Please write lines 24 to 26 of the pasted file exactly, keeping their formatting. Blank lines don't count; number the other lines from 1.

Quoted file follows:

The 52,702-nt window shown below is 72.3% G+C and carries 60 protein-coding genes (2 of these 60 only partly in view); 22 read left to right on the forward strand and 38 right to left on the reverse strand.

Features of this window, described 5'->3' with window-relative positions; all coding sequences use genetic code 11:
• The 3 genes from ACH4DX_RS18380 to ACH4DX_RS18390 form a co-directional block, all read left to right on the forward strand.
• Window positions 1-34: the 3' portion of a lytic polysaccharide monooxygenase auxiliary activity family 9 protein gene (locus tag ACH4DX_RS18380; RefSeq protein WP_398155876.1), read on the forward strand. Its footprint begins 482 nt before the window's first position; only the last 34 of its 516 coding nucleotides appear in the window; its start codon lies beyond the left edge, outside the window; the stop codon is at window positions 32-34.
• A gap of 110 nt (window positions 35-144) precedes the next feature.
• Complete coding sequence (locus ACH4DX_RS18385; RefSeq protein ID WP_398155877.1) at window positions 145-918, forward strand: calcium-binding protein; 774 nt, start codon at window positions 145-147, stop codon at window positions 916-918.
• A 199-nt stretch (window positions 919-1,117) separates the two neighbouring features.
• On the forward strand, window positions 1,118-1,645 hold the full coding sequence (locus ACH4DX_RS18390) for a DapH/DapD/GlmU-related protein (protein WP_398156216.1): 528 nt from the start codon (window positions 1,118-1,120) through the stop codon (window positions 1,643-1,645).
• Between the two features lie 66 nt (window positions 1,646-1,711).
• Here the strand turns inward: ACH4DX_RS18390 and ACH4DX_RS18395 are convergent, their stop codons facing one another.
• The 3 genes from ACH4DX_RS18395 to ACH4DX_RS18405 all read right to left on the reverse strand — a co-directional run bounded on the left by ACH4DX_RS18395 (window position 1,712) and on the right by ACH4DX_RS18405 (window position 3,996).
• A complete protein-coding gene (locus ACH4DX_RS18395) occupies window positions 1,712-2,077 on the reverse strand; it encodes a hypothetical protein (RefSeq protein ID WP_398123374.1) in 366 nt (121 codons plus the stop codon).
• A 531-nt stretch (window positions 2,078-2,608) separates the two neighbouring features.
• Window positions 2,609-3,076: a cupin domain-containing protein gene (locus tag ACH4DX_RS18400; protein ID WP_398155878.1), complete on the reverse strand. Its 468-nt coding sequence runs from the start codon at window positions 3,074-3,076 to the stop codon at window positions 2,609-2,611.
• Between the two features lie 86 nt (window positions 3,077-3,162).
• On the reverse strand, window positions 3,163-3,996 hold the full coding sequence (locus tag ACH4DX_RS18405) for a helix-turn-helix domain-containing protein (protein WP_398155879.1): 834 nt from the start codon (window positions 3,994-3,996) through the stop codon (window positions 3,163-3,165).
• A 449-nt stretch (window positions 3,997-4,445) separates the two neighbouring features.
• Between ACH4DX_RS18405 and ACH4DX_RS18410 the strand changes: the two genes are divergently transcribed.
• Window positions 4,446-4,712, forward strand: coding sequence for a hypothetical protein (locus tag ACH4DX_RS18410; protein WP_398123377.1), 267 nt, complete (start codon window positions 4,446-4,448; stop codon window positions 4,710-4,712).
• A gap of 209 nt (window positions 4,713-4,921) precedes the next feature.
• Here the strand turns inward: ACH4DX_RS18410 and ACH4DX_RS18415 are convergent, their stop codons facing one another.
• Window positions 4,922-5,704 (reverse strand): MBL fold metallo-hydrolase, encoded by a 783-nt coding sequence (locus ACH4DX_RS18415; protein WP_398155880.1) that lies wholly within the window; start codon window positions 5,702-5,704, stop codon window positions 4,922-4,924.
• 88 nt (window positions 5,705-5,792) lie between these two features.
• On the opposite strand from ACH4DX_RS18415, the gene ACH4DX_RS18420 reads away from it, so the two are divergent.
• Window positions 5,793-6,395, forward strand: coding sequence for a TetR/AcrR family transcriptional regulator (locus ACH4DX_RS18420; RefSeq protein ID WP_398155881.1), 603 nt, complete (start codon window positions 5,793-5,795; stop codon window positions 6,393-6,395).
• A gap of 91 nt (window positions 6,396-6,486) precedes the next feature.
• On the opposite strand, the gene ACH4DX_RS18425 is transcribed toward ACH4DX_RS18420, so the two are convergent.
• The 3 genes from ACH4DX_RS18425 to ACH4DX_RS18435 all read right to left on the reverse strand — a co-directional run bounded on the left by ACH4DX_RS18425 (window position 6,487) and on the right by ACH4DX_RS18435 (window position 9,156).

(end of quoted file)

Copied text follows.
• On the opposite strand from ACH4DX_RS18415, the gene ACH4DX_RS18420 reads away from it, so the two are divergent.
• Window positions 5,793-6,395, forward strand: coding sequence for a TetR/AcrR family transcriptional regulator (locus ACH4DX_RS18420; RefSeq protein ID WP_398155881.1), 603 nt, complete (start codon window positions 5,793-5,795; stop codon window positions 6,393-6,395).
• A gap of 91 nt (window positions 6,396-6,486) precedes the next feature.